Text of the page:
Hymne for violin and orchestra
(b. Amsterdam, 2. September 1862 – d. Amsterdam, 5. April 1921)
Hymne for violin and orchestra.
Alphonsus Johannes Maria Diepenbrock was born in Amsterdam into a prosperous upper class family, where the arts, especially music and literature, played an important role. He displayed a talent and affinity towards music at an early age, making rapid progress taking lessons on piano, organ and violin. To the dismay of his parents (perhaps the eternal parental concern on how will you make a living?), during his teenage years he considered a possible career as a conductor and composer. Equally gifted in classical languages, he decided against attending a conservatory to study music, instead enrolling at the University of Amsterdam majoring in classics. He eventually graduated with a PhD (cum laude) in 1888 with a dissertation in Latin on the life of Seneca, the ancient Roman philosopher, statesman, and dramatist. After graduation he taught classics at a gymnasium, a position he held until 1894.
His love of music persisted and eventually he decided to devote his life to that discipline. Resigning his teaching position, he supported himself by giving private tuition in Latin and Greek and by writing articles on music, painting, literature, philology, cultural history, religion and politics. Throughout his life, Diepenbrock continued his interests in the wider cultural sphere. Completely self-taught as a composer he began an intensive study of music theory, including 16th century counterpoint. While still a student, he conducted choral works by Palestrina and Sweelinck, his favorite masters of polyphony. He also made a systematic and intensive study of Wagner’s music and later Debussy. Diepenbrock was very much a respected figure within musical circles. However his first major breakthrough on the international stage did not occur until 1900 with the first performance, by Willem Mengelberg and the Amsterdam Concertgebouw Orchestra, of Hymnen an die Nacht for voice and orchestra. Two years later, with the performance of his Te Deum, Diepenbrock came to be recognized as the leading Dutch composer of his time. His music was highly regarded by Mahler, who became friends with him during his sojourn in 1903 as guest conductor in Amsterdam. This admiration was mutual: when the Concertgebouw Orchestra invited Diepenbrock to conduct a few concerts of his own compositions, he also took the opportunity to perform the music of Mahler as well as other contemporary works by Faure and Debussy. He also counted amongst his friends Richard Strauss and Arnold Schönberg.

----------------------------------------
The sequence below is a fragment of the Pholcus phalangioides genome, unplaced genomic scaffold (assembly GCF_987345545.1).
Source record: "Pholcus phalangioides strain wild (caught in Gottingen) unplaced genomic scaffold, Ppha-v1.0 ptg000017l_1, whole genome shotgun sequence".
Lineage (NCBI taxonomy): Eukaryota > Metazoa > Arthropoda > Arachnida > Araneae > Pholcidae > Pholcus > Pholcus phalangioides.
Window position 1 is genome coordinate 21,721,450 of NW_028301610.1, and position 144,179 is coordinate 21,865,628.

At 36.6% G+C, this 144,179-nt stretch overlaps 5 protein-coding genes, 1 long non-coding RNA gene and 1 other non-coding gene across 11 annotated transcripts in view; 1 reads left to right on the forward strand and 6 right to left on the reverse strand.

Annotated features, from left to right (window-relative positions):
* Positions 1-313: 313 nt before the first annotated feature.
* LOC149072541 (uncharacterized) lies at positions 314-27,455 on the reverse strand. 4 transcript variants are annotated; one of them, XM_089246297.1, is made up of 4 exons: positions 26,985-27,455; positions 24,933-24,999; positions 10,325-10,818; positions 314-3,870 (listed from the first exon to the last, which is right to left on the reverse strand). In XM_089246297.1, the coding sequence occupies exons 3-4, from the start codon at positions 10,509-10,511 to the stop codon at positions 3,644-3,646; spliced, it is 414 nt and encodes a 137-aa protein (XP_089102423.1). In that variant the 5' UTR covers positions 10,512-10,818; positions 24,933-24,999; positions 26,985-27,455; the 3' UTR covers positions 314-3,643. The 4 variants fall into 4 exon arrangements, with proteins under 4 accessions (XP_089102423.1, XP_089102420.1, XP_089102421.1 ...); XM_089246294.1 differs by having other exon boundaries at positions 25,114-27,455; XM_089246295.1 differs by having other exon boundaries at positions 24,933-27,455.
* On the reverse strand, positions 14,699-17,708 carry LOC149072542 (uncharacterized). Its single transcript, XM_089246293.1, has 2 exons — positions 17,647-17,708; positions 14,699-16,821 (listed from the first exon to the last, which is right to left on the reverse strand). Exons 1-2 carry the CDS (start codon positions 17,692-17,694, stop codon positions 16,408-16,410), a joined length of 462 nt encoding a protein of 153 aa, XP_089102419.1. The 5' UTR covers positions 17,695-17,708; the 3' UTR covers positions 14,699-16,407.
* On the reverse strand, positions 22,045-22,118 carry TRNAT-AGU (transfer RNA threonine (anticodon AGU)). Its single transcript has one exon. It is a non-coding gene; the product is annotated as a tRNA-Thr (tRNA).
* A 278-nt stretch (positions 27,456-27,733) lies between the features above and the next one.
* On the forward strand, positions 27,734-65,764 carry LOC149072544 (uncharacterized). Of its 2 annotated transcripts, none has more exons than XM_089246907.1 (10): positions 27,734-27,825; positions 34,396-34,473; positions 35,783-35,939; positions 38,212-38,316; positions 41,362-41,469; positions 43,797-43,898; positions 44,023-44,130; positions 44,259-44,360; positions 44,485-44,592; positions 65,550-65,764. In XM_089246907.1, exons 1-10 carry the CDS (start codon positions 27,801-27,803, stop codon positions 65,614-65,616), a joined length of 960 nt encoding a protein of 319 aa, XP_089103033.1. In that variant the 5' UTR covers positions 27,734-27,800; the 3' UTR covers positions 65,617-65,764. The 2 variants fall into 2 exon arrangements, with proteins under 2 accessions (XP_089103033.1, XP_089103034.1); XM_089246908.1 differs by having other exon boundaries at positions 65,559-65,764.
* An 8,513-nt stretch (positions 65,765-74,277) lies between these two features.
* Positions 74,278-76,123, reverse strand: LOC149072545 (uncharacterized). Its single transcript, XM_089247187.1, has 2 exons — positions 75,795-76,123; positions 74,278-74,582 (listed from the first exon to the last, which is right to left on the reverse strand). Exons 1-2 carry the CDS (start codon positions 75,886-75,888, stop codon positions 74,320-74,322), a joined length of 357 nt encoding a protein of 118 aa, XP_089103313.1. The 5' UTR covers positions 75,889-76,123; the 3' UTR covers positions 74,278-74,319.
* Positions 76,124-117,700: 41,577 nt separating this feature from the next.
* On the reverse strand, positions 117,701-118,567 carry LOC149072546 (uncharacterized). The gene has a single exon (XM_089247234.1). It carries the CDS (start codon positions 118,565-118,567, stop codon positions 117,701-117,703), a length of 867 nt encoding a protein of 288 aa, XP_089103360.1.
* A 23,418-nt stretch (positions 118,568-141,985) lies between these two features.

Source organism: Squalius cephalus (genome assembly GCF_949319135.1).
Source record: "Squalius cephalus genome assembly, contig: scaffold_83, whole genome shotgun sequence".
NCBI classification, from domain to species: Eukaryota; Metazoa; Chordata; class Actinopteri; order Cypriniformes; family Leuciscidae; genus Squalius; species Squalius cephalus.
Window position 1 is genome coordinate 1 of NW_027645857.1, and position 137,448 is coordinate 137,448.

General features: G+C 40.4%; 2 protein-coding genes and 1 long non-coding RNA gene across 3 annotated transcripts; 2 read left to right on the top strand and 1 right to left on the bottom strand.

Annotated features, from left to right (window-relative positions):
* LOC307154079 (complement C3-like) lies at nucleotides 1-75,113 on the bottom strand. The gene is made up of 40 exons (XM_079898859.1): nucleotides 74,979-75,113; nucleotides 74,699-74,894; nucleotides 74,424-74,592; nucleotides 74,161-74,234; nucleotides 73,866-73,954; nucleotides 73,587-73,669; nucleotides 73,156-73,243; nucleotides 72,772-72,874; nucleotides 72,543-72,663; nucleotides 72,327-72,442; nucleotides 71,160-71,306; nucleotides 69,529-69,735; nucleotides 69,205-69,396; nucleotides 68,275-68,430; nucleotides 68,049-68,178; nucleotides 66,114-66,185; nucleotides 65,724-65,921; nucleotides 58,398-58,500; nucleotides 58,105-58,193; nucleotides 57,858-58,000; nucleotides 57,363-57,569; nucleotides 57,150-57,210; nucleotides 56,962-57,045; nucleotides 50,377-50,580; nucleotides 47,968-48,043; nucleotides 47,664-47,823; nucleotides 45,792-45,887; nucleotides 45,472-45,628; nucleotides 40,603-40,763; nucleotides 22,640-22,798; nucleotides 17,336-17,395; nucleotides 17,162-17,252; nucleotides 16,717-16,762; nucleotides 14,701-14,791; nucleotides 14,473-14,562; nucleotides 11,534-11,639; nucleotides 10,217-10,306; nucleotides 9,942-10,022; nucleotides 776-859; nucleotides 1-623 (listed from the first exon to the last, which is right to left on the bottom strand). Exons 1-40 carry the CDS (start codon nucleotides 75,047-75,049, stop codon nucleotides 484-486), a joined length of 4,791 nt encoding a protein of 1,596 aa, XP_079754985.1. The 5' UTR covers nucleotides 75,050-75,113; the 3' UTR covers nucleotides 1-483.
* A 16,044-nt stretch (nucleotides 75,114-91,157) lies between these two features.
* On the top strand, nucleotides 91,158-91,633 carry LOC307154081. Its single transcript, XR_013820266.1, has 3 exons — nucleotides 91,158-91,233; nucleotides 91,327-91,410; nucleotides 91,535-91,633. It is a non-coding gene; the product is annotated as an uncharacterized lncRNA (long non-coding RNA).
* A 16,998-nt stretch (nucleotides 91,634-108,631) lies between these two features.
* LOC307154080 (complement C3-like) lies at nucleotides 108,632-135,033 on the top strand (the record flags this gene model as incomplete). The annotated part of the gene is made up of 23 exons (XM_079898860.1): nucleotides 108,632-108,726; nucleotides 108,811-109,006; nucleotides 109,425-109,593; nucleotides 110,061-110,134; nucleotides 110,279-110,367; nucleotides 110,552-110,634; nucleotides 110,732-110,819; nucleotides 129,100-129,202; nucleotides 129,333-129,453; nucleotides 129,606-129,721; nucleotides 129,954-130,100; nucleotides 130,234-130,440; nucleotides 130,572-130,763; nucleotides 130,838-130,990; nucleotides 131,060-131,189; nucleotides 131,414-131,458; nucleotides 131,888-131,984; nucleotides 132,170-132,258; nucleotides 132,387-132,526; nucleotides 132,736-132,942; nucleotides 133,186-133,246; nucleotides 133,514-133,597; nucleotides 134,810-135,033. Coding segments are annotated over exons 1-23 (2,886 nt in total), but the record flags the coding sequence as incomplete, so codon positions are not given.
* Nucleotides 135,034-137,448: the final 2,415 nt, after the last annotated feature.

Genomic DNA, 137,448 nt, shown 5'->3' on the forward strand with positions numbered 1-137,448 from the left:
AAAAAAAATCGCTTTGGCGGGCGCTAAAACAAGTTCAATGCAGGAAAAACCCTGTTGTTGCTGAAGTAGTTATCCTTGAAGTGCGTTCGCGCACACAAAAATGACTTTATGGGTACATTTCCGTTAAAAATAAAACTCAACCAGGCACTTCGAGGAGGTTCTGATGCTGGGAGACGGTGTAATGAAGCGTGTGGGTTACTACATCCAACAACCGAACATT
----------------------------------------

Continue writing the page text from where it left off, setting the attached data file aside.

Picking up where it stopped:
The genesis of Hymne was a competition in a French magazine to write a wedding song. Despite that initial impetus, Hymne is not a programmatic work. Originally composed in 1898 for violin and piano, it was published as such in 1905. It was later orchestrated and revised twice before being published in 1917 in the composer’s final orchestral version. The great Dutch violinist Louis Zimmerman was closely identified with Hymne, having performed the violin/piano version at the composer’s home in 1904. After that performance Diepenbrock promised Zimmermann that he would orchestrate the work. The violin/ piano publication carries an official dedication to Zimmermann, who was one of the great violinists of the day, professor at the Royal Academy of Music in Amsterdam, Concertmaster of the Concertgebouw and a regular soloist with the orchestra. Zimmermann also performed Hymne at the concert in celebration of Diepenbrock’s fiftieth birthday in September 1912..
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